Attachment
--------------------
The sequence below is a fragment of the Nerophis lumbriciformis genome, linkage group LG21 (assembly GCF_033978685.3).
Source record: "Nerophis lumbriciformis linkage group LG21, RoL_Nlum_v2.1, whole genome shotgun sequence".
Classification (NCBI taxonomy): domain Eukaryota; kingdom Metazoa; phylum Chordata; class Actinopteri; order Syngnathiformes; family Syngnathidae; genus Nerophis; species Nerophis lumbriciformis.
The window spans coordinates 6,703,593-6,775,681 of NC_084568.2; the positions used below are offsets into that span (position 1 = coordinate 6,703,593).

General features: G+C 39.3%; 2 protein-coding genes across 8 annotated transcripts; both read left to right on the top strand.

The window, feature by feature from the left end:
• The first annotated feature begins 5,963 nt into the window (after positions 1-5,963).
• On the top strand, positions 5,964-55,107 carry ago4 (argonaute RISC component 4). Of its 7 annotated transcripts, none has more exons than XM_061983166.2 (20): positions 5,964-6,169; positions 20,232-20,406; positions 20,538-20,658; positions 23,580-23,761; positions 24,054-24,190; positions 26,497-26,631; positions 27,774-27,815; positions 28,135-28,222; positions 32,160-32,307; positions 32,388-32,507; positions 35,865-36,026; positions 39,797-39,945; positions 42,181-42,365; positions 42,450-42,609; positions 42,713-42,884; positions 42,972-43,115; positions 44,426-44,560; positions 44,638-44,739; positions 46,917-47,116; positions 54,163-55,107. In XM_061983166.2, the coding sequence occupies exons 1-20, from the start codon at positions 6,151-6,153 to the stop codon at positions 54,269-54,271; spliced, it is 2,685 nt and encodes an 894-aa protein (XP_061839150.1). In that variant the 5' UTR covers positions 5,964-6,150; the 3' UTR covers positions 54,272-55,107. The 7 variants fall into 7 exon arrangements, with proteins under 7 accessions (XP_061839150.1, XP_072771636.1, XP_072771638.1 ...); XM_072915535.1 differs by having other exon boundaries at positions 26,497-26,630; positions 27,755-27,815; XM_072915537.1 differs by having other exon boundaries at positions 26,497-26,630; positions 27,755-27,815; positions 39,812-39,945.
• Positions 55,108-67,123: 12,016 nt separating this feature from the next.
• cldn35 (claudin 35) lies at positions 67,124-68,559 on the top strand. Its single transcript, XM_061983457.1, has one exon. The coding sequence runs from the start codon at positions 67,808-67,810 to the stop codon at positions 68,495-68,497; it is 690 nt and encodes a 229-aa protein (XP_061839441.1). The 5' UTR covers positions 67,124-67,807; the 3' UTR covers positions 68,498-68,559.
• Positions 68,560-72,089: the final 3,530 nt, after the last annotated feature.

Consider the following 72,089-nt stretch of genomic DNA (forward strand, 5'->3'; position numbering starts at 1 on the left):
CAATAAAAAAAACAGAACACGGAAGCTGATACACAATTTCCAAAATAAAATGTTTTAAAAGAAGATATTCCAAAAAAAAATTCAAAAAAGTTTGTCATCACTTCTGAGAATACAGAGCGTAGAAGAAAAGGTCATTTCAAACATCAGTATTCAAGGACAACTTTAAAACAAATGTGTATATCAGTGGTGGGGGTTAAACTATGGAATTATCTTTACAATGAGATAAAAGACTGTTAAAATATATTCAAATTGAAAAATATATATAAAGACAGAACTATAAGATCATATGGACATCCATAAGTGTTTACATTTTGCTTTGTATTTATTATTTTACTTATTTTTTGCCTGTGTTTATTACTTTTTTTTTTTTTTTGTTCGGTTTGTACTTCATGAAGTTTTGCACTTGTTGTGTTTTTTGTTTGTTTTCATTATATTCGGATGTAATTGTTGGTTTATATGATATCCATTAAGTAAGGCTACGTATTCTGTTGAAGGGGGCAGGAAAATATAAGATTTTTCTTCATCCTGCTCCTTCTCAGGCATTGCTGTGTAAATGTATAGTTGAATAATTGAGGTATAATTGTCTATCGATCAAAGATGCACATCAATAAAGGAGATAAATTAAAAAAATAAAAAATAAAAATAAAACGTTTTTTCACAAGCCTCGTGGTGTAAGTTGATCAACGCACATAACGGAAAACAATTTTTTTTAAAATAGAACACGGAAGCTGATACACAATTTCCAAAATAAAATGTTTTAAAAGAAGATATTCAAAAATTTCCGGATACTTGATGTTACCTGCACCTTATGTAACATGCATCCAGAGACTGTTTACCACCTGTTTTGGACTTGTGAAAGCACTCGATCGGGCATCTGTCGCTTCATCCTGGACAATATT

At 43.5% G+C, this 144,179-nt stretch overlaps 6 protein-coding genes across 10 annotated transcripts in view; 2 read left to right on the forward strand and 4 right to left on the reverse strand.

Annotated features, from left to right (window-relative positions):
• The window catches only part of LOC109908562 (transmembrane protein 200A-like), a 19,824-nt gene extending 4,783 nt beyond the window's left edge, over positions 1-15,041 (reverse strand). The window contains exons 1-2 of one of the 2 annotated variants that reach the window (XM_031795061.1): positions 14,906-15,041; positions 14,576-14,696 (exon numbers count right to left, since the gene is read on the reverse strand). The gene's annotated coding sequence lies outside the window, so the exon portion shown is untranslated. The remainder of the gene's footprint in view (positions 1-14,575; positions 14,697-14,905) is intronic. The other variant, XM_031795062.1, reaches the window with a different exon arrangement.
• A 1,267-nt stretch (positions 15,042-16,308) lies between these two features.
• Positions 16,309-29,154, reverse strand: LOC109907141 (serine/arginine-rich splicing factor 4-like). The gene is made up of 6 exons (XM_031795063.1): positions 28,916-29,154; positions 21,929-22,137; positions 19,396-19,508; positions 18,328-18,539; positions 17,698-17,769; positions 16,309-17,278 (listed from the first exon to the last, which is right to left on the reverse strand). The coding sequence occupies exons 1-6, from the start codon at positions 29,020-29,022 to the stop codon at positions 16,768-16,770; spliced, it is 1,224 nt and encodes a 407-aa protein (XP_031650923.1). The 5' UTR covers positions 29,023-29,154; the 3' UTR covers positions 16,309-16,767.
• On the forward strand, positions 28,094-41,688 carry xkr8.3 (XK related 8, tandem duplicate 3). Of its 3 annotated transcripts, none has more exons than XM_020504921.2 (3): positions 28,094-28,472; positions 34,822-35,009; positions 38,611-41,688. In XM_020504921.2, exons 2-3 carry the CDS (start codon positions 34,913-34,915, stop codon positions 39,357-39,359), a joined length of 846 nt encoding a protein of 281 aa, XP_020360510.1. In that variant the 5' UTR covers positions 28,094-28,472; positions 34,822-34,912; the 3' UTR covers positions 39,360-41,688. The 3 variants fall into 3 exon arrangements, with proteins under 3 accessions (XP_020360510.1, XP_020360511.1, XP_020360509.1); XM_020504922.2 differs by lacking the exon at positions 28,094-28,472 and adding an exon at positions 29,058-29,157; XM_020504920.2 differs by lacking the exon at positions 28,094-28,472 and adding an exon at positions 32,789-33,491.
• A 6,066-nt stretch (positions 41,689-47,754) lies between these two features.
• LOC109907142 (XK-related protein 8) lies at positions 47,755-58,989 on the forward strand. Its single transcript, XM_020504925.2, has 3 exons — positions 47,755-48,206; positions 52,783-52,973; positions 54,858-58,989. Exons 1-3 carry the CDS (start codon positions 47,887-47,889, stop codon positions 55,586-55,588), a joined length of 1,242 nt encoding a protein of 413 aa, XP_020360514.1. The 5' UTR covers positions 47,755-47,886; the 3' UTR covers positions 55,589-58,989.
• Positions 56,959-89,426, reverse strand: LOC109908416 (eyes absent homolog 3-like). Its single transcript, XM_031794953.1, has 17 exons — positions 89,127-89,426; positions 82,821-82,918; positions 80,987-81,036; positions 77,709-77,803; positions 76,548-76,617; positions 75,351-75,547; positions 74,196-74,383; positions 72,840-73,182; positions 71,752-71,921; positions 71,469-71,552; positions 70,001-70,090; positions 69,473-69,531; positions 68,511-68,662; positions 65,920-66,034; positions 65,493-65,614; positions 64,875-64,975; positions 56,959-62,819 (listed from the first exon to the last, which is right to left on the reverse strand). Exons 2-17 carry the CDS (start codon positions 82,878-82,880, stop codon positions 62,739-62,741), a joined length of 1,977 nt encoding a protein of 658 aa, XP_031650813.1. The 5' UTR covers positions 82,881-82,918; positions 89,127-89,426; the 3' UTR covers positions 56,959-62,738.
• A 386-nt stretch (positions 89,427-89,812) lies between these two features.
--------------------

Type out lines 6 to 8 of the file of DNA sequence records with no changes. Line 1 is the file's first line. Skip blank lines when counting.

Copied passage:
The window, feature by feature from the left end:
• The first annotated feature begins 5,963 nt into the window (after positions 1-5,963).
• On the top strand, positions 5,964-55,107 carry ago4 (argonaute RISC component 4). Of its 7 annotated transcripts, none has more exons than XM_061983166.2 (20): positions 5,964-6,169; positions 20,232-20,406; positions 20,538-20,658; positions 23,580-23,761; positions 24,054-24,190; positions 26,497-26,631; positions 27,774-27,815; positions 28,135-28,222; positions 32,160-32,307; positions 32,388-32,507; positions 35,865-36,026; positions 39,797-39,945; positions 42,181-42,365; positions 42,450-42,609; positions 42,713-42,884; positions 42,972-43,115; positions 44,426-44,560; positions 44,638-44,739; positions 46,917-47,116; positions 54,163-55,107. In XM_061983166.2, the coding sequence occupies exons 1-20, from the start codon at positions 6,151-6,153 to the stop codon at positions 54,269-54,271; spliced, it is 2,685 nt and encodes an 894-aa protein (XP_061839150.1). In that variant the 5' UTR covers positions 5,964-6,150; the 3' UTR covers positions 54,272-55,107. The 7 variants fall into 7 exon arrangements, with proteins under 7 accessions (XP_061839150.1, XP_072771636.1, XP_072771638.1 ...); XM_072915535.1 differs by having other exon boundaries at positions 26,497-26,630; positions 27,755-27,815; XM_072915537.1 differs by having other exon boundaries at positions 26,497-26,630; positions 27,755-27,815; positions 39,812-39,945.